The survival of ObamaCare and the individual mandate ultimately came down not to the Commerce Clause, but to the Sixteen Amendment, the one that clearly gives Congress the power to enforce federal power through the tax code.
While the dissenting four Justices sought to make a constitutional distinction over the fact that the Affordable Care Act used the word "penalty" rather than the word "tax," Chief Justice John Roberts chose common sense over semantics. If a law increases your taxes because of something you did or did not do, it is a tax provision just like the thousands of other tax rules that exist that reward and punish people for doing things -- and for not doing things.
This is a simple and straightforward defense of the Obamacare law, yet defense of the individual mandate as a valid and constitutional tax was remarkably muted, both in opinion pages and in the briefs filed by those supporting the law. It was there, but tucked into back pages and paragraphs.
Progressives tend to valorize the Commerce Clause as the root of progressive federal power, but that tendency is an accidental product of history. A rightwing Supreme Court after the Civil War struck down a range of civil rights laws then, saying the Fourteenth Amendment did not give the federal government the power to stop private segregation. So when the modern civil rights movement fought for new civil rights legislation, they did it in the name of the Commerce Clause, not the Fourteenth Amendment.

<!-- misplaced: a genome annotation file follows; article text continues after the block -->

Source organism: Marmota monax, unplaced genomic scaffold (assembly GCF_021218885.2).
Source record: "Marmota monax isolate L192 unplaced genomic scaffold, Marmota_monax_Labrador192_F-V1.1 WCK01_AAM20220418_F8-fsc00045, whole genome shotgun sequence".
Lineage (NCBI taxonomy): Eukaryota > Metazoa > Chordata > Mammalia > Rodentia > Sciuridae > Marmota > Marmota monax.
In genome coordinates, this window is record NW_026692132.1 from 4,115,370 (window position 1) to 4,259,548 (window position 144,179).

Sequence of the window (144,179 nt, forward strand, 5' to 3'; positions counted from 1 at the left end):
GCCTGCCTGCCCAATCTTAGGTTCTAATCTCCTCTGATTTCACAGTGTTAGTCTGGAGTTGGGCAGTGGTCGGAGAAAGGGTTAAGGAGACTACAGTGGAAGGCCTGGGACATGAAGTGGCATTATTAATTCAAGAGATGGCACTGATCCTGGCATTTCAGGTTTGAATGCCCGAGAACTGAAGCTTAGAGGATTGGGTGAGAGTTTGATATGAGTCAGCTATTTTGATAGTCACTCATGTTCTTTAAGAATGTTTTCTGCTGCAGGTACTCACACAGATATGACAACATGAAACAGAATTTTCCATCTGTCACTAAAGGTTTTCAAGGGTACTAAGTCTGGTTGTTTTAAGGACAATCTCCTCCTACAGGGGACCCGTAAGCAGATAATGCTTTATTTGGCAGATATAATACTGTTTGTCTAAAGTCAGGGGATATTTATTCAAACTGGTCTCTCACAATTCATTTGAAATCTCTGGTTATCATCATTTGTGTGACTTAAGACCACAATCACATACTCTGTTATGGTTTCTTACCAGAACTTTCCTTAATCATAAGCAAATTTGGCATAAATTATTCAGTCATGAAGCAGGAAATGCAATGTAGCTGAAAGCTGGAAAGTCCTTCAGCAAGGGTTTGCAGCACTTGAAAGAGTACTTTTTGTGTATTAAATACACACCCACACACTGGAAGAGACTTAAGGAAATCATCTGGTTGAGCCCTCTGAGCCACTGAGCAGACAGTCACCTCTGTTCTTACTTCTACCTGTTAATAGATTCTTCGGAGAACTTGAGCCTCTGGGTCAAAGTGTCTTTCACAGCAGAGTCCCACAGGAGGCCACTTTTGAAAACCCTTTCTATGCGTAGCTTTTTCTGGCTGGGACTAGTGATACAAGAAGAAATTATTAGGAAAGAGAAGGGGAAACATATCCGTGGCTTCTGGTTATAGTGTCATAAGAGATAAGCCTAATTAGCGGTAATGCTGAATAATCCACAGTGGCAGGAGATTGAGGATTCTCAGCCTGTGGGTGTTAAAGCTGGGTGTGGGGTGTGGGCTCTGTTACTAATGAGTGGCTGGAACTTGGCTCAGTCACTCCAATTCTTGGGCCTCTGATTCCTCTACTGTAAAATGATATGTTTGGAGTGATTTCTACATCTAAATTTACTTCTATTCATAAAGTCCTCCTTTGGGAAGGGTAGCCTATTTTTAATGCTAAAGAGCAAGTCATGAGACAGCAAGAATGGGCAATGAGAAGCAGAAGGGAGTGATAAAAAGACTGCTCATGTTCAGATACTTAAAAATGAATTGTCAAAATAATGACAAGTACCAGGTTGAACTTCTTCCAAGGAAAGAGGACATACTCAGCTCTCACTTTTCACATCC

But really, it is the Sixteenth Amendment that is one of the purest products of mobilization by progressives. In 1895, another rightwing Supreme Court -- there were so many of them -- struck down an income tax law passed by Congress the year as unconstitutional. Years of grassroots organizing led in 1913 to passage of the Sixteenth Amendment and it was on that scaffolding that progressive taxation to fund the modern welfare state was possible.
Step back and remember that the creation of a national income tax was the rallying cry of a generation of progressive activists and thinkers. Yet, many liberals today are gun-shy in talking about the progressive role of taxes, largely because of anti-tax conservative rhetoric. But progressives need to recover the populist language that understands that taxes increase the welfare of working families. Taxes transfer money from the wealthy and unproductive activities (or lack of activity such as refusing to buy health insurance) to help families in need and promote activities that support the general welfare.
Some legal advocates are wringing their hands that some potential limits on the Commerce Law were validated in Chief Justice Roberts' opinion, but what his opinion also made clear is that the taxing power is and remains the royal road to progressive regulation of the economy. Liberal reluctance to utter the word "tax" in the language of the Affordable Care Act almost torpedoed the law based on the semantics of "taxes" versus "penalties," so the lesson of the case should be to use the word "tax" proudly when it's deployed on behalf of improving our nation.
So all hail the Sixteenth Amendment and the progressive movement that led to its passage, which in turn made Obamacare's victory at the Supreme Court possible.